The once-bizarre ritual of self-administering live bee stings is now second nature to me. Three mornings a week, I line up 10 insects on tweezers, then situate myself between two full-length mirrors that allow me to see my spine. I hold each bee to my back, one by one, until I feel the heat of its sting. I set a timer for 15 minutes, and when my phone dings, I pull the delicate stingers from my back. Then I get dressed and start my day.

BVT has been my lifeline, returning me to the world of the living after six months of being housebound — and one month of being bedridden — with a dizzying array of symptoms that only worsened in the time it took to get diagnosed. Though I am not yet fully well, the therapy has restored my ability to read, write, leave my house, socialize and work part-time, all of which the disease had stolen from me.

This is the outcome I had hoped for when I started stinging myself with bees. What I hadn’t anticipated was how discovering the online BVT community — a surprisingly extensive network of “stingers” scattered across the country, whom I located on Instagram and in dedicated Facebook groups — would reshape my life, connecting me with the empathetic internet strangers who would, in time, become my closest friends.

Within the nooks and crannies of the internet, I found other stingers who, like me, had lost everything. I “met” Sarah, in North Carolina, who was stinging along with her 21-year-old daughter; Candace, in California, who was stinging along with her 55-year-old mother; Valerie, in Colorado, whose years-long struggle with Lyme, she hoped, would finally end with bee venom treatment. As I shared more and more of my own trials on my Lyme account, these women — and many more — reached out in the comments and in my direct messages (DMs), holding space for me and letting me know I was not alone.

As I started to connect with my new friends — in DMs that migrated to texts, texts that turned into phone calls — I learned that my experience was anything but unique. Every Lyme sufferer I met had a similar story of being all but abandoned by friends, partners and even family members. And, like me, they had formed new and unshakable bonds with total strangers scattered throughout the country.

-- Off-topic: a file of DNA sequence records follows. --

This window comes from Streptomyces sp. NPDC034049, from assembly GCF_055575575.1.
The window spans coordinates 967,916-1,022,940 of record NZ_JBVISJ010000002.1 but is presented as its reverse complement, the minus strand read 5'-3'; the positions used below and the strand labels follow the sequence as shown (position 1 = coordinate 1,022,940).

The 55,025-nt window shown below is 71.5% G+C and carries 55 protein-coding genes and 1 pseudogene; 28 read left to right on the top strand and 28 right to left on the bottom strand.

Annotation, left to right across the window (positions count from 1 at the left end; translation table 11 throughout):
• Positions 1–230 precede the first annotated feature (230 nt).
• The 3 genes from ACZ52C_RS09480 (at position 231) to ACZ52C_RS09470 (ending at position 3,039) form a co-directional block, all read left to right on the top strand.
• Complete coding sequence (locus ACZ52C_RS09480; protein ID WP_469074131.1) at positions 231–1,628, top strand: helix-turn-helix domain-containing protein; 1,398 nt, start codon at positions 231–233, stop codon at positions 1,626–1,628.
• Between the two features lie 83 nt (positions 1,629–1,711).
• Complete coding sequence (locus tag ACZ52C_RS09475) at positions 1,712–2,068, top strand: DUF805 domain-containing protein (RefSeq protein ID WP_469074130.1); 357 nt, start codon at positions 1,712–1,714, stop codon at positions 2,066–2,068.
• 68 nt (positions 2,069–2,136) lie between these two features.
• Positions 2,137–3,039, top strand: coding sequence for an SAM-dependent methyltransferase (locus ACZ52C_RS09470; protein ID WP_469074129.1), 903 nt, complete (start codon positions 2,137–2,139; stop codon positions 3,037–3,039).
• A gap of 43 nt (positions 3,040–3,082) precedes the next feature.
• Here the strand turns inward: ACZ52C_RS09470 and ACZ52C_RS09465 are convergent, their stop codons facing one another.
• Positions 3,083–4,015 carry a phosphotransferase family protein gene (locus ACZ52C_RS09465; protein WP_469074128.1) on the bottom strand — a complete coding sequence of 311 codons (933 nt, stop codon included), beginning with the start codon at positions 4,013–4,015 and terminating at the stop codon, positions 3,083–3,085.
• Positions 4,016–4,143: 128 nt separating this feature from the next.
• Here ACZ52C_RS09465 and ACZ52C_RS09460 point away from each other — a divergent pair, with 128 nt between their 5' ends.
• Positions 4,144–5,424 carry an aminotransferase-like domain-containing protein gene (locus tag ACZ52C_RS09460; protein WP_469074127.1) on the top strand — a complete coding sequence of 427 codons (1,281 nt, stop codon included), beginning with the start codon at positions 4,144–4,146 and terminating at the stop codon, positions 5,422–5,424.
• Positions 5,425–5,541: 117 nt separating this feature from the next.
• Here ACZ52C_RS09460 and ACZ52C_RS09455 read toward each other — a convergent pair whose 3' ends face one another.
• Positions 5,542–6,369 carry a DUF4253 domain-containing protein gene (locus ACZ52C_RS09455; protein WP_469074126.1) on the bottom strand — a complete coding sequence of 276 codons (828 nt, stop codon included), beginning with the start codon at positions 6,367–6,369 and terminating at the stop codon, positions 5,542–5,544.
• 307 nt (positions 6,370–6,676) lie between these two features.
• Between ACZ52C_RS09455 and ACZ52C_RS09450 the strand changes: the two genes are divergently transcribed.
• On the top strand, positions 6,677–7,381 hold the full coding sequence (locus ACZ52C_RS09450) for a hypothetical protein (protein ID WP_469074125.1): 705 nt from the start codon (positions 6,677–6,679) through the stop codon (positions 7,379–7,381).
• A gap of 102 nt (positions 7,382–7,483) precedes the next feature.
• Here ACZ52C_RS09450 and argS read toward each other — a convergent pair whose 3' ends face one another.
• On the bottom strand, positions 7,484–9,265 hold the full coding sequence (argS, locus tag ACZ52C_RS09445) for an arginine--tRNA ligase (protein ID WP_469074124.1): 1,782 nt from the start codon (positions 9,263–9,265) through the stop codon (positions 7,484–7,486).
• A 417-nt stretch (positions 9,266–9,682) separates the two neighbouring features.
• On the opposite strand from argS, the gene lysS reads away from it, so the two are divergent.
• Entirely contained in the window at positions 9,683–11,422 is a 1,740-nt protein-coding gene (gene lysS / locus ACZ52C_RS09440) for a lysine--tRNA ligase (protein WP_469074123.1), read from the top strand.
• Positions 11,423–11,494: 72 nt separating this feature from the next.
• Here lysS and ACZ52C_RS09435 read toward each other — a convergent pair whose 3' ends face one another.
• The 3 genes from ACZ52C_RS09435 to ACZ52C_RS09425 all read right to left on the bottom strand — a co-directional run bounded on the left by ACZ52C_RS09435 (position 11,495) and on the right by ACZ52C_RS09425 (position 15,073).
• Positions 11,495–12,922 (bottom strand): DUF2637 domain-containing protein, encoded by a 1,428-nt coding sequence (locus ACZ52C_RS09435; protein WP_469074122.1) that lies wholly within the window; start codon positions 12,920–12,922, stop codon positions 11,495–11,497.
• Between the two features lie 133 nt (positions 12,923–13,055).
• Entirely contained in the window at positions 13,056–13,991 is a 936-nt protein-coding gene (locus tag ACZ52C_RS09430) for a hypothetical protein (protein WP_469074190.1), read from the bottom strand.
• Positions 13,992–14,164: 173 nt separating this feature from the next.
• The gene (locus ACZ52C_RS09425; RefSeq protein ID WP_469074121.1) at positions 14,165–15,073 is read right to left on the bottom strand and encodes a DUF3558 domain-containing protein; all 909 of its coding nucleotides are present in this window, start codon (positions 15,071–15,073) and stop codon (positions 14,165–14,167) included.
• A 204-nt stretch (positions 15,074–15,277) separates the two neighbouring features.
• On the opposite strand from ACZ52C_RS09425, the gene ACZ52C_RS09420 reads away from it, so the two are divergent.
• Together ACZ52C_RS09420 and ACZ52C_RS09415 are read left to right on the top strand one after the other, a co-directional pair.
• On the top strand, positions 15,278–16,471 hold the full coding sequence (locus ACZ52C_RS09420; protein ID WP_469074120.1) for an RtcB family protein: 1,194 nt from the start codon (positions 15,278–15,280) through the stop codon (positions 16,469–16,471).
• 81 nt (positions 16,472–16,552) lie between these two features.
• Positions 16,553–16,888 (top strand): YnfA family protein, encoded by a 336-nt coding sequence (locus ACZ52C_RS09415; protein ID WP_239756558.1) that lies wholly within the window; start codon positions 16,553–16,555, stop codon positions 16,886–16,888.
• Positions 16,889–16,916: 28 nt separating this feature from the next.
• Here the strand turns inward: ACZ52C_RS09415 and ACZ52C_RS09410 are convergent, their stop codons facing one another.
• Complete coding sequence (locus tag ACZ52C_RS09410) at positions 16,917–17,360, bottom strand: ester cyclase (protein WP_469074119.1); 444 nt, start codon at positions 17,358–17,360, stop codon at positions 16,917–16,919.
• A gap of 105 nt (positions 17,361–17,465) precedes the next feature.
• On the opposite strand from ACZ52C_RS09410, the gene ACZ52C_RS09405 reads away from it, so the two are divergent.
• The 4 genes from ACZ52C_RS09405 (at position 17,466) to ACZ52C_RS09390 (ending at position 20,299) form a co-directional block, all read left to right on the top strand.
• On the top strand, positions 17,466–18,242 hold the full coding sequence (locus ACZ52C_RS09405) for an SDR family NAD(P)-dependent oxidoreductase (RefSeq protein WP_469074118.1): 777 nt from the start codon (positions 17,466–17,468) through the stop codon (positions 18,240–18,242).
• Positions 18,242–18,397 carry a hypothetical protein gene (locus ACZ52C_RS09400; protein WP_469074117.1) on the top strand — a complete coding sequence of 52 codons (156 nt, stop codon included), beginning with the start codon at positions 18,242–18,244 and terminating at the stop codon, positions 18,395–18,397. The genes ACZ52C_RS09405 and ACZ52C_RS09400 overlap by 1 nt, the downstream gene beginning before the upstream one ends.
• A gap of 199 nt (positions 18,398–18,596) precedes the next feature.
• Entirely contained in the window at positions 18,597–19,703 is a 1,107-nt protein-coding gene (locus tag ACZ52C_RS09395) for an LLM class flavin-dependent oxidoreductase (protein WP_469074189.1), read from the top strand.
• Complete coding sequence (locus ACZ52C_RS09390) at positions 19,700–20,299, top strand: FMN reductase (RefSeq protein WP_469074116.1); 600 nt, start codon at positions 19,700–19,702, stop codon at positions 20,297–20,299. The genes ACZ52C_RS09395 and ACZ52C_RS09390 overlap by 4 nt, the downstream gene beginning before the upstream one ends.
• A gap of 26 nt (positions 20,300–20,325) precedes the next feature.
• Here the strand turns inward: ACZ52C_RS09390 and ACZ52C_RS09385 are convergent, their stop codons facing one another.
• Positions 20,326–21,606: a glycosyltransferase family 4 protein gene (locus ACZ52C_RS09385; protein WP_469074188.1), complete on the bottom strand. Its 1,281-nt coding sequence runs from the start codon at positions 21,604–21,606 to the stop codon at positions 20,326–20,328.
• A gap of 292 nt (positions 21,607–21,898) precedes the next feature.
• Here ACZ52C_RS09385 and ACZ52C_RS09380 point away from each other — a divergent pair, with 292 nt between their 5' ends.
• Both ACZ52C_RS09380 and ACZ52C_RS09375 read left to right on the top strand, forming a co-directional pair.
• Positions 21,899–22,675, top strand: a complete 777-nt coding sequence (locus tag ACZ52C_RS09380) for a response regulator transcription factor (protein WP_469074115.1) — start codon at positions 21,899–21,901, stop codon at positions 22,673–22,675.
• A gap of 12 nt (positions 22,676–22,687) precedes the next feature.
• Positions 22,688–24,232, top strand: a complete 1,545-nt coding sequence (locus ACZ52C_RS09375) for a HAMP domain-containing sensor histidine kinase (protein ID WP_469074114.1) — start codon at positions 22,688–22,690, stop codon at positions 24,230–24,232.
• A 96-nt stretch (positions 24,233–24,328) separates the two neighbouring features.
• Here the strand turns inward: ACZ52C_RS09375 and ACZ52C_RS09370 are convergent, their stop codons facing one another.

Fifteen months after starting to sting myself with live bees, BVT and the community I’ve found comprise a huge part of my life. Daily, as the therapy grows in popularity, I receive requests to help people gather their supplies and guide them through their initial sting: To date, I’ve mentored more than 20 new stingers. At the meetup I hosted in my apartment, we told our stories, commiserated over the realities of broken relationships and lives put on hold, but celebrated our shared strength and hopes for the future. As I locked the door behind the last guest and swept shards of grain-free tortilla chips from my floor, I took a moment to release some of the pain of the past few years and allow the warmth and sweetness of true communion to settle in my chest.

As I finish this essay, I’m sitting in a friend’s apartment in Koreatown in Los Angeles, bathing in the warm sunlight that’s absent during New York winters. I came out here to relax, eat some good food, and treat my still-healing body to some salty waves and hot sand. I’m waiting for my friend Juli to come pick me up; we’re going to hang out in her sauna and cook some organic eats. She’s a fellow Lyme sufferer whose support has been invaluable to me. This will be the first time we’ve met.

In a few days, I’ll pack my things — box of live bees included — and take a bus south to San Diego, where I’ll stay with Candace and sting with her mom, Tamara, who lives nearby. I found the two women online when I was at my worst, deathly ill and inconsolable. Late one night, many months ago, Candace prayed for me over the phone. I don’t believe in god and hadn’t had a single Christian friend until I connected with them, yet her words and solidarity soothed my soul. I’m looking forward to meeting Candace’s two young girls and playing with their pug, Pita, who, until now, I’ve only seen in photos and videos.

For as many things as my illness has stolen from me, it has also given me abundant gifts: an unexpected scholarly knowledge of bees, a deep connection to and appreciation of the natural world, an increased awareness of the harm humans have done to our shared home. It has also led me to the strongest, most uplifting and, I’m sure, the most durable friendships of my life. And as BVT continues to be a defining part of who I am, I look forward to connecting to many more like-minded people on the path to healing.